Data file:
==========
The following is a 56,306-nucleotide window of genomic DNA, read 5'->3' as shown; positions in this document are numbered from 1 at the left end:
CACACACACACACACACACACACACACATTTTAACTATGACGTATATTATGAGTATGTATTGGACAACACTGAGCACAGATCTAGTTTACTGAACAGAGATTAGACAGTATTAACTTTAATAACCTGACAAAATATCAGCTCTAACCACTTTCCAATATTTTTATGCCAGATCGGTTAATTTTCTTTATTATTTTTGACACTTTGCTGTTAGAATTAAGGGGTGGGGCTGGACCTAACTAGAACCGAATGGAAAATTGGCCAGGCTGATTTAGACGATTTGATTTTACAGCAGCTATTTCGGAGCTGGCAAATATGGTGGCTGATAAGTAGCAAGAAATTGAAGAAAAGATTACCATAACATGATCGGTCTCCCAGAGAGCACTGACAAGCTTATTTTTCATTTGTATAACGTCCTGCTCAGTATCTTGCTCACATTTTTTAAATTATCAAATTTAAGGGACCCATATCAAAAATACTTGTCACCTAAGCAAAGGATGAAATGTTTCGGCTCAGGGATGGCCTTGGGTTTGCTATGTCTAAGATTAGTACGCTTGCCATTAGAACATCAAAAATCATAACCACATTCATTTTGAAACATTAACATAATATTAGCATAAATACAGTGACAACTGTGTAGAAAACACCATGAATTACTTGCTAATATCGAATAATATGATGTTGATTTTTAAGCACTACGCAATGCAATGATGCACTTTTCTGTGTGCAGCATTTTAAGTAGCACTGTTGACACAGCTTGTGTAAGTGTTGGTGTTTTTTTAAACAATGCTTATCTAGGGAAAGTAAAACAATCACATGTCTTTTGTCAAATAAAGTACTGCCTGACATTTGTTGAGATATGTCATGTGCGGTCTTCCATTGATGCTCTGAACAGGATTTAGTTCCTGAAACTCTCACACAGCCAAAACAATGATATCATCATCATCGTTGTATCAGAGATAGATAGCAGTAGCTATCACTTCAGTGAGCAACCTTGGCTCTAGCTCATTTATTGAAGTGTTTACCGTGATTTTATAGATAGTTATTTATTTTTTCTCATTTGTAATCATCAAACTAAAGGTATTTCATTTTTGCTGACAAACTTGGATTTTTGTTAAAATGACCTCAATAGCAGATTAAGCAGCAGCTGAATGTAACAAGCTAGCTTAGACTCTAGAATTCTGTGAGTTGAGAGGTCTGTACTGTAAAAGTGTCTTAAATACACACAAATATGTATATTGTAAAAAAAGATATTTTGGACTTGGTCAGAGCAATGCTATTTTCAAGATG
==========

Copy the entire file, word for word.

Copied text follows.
The following is a 56,306-nucleotide window of genomic DNA, read 5'->3' as shown; positions in this document are numbered from 1 at the left end:
CACACACACACACACACACACACACACATTTTAACTATGACGTATATTATGAGTATGTATTGGACAACACTGAGCACAGATCTAGTTTACTGAACAGAGATTAGACAGTATTAACTTTAATAACCTGACAAAATATCAGCTCTAACCACTTTCCAATATTTTTATGCCAGATCGGTTAATTTTCTTTATTATTTTTGACACTTTGCTGTTAGAATTAAGGGGTGGGGCTGGACCTAACTAGAACCGAATGGAAAATTGGCCAGGCTGATTTAGACGATTTGATTTTACAGCAGCTATTTCGGAGCTGGCAAATATGGTGGCTGATAAGTAGCAAGAAATTGAAGAAAAGATTACCATAACATGATCGGTCTCCCAGAGAGCACTGACAAGCTTATTTTTCATTTGTATAACGTCCTGCTCAGTATCTTGCTCACATTTTTTAAATTATCAAATTTAAGGGACCCATATCAAAAATACTTGTCACCTAAGCAAAGGATGAAATGTTTCGGCTCAGGGATGGCCTTGGGTTTGCTATGTCTAAGATTAGTACGCTTGCCATTAGAACATCAAAAATCATAACCACATTCATTTTGAAACATTAACATAATATTAGCATAAATACAGTGACAACTGTGTAGAAAACACCATGAATTACTTGCTAATATCGAATAATATGATGTTGATTTTTAAGCACTACGCAATGCAATGATGCACTTTTCTGTGTGCAGCATTTTAAGTAGCACTGTTGACACAGCTTGTGTAAGTGTTGGTGTTTTTTTAAACAATGCTTATCTAGGGAAAGTAAAACAATCACATGTCTTTTGTCAAATAAAGTACTGCCTGACATTTGTTGAGATATGTCATGTGCGGTCTTCCATTGATGCTCTGAACAGGATTTAGTTCCTGAAACTCTCACACAGCCAAAACAATGATATCATCATCATCGTTGTATCAGAGATAGATAGCAGTAGCTATCACTTCAGTGAGCAACCTTGGCTCTAGCTCATTTATTGAAGTGTTTACCGTGATTTTATAGATAGTTATTTATTTTTTCTCATTTGTAATCATCAAACTAAAGGTATTTCATTTTTGCTGACAAACTTGGATTTTTGTTAAAATGACCTCAATAGCAGATTAAGCAGCAGCTGAATGTAACAAGCTAGCTTAGACTCTAGAATTCTGTGAGTTGAGAGGTCTGTACTGTAAAAGTGTCTTAAATACACACAAATATGTATATTGTAAAAAAAGATATTTTGGACTTGGTCAGAGCAATGCTATTTTCAAGATG